This will be the new decade of design thanking.
Not thinking. Thanking.
After hearing John Thackara speak last year, it really sunk in for me that design as a thankful or generous gesture—without any measure of expected reward or large-scale impact—is the huge gaping weakness within our profession. Taking small-scale actions on a day-to-day basis requires a kind of personal behavioral change that is very hard to sustain without some kind of feedback loop (or paycheck). We get lost in the work and not in the people that make it meaningful.
At the same time, I've struggled with the term "design thinking" as an end-all, cure-all to the world's ills—mainly because it can obscure the effort to convert thought into action, and action into profound, wholesale effect. We could spend lifetimes piling up all of the time spent thinking without giving voice to our thoughts.
Let's roll up thinking in thanking. Generosity comes first, not personal reward or gain. Let's consider how our actions as designers, and the actions that result from our efforts, function as a gift to others. Make this about helping others, not yourself. If you start thinking about how your project will look in your portfolio or on that fancy design blog as a case study, your heart isn't in the right place.
Let's focus on small-scale generosity and action. "Design thinking" implies big change. We have bold communities that will slowly mature, such as The Designer's Accord, that function on a fairly large scale and attempt to leverage that meme. Instead, invert that trend and consider tiny acts of kindness, embedded in micro-design efforts. What are the tiniest things we can create that fulfill a fundamental human need.
Let's carve out time to donate, and protect that time vigilantly. How much of our time we can realistically provide, free of charge? Every hour does have an impact.
Let's help those you know, and those you don't know. Our efforts should always help the bottom 90% first, finding those in our local communities and those in other areas that you can help immediately.
Let's think about what can be done nimbly, without purchased material. Deliver designs that change people's lives in a way that they can embrace or actively create alongside you—perhaps via technologies we haven't even implemented yet. Let's facilitate an ongoing bounce between informed, empathetic dialogue with those in need and immediately furnishing possible solutions. We have the tools to disseminate any kind of design to others, almost anywhere in the world. And if we start with small changes to what already exists in developing countries, we can leverage a single success into a model that can be repeated.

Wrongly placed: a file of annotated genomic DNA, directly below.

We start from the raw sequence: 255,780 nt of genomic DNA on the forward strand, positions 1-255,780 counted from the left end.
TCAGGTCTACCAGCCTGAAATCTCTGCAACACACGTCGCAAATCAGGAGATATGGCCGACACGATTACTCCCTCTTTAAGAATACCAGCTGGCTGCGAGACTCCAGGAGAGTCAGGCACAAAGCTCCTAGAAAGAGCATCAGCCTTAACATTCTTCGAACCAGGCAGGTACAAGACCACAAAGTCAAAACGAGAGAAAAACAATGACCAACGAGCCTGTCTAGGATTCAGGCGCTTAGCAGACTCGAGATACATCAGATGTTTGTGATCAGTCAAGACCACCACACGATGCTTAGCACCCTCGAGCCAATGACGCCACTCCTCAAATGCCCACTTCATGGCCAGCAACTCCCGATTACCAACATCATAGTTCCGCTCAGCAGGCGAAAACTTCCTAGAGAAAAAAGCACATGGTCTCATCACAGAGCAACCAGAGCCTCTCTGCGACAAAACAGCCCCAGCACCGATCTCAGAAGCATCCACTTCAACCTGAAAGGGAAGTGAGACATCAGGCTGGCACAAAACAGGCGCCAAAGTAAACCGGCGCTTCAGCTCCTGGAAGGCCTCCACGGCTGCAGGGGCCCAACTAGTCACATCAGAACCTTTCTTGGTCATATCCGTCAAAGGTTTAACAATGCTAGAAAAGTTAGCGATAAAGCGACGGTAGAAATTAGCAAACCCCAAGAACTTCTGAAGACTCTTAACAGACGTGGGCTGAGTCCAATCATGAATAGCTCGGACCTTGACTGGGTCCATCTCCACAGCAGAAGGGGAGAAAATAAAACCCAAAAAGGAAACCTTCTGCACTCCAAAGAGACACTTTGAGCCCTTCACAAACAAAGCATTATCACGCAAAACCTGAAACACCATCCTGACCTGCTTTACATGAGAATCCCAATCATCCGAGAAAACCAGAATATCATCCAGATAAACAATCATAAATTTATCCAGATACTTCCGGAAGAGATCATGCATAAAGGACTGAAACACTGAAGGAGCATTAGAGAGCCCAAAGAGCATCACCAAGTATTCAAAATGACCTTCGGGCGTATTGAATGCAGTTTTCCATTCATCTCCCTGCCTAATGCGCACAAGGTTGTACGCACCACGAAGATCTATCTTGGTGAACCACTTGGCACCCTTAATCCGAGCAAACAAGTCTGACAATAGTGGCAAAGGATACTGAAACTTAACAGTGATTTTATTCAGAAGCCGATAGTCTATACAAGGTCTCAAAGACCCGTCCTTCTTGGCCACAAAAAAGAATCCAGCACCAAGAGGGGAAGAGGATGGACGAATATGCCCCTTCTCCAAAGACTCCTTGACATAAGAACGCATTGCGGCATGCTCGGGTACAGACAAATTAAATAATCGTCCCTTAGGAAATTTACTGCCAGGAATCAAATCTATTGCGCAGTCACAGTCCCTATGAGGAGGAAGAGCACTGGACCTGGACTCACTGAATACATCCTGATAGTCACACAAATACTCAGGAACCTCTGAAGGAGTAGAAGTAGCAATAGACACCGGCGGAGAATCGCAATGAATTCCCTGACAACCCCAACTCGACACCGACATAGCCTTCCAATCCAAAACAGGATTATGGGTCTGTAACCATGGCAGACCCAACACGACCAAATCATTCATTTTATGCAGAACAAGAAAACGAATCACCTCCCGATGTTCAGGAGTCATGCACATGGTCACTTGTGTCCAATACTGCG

Let's leverage what's currently working, and supercharge it. We can see the seeds of a long-term, major trend emerging. Nonprofits such as Kiva and Vittana are focused on microloans for business and education. In what ways could these extremely powerful nonprofits be cross-bred with the engaged community of a website like Kickstarter? There are a wide range of business models that could be completely transformative.
Let's design for disruption, and cut out greedy middlemen. When most designers want to help out people in emerging markets, they have a broad swath of messy tape to cut through—and often with a hidden price tag attached. So let's be more like Google, providing disruptive technologies and opportunities that have a low cost to adopt and use. However, that said...
Let's connect designers more closely to NGOs. We haven't really understood how to take capital-D design and scale it down to everyday charity in a way that makes sense for nonprofits. So where we do introduce middlemen may be in how designers interface with nonprofits. We may need to retire the term "designer" and just take on the title "volunteer" for the lifetime of our service.
Let's make long-term commitment to monitor our effects. Making small changes can have big impacts, for better or for worse. We can't just throw a design idea over the wall and walk away from communities that we touch. We need to be a part of them, virtually if not physically.
Perhaps I'm being a little starry-eyed... but I don't think so. I hope to move these notions from a thought experiment to a set of principled examples that can serve as a sort of working template for designers. Perhaps you'd be interested in helping out?
I'm also seeking nonprofits that would be interested in piloting this notion, perhaps through the holistic participation of designers in their everyday interactions. I'll be starting first in the Seattle area, but hopefully as things progress we can expand outward.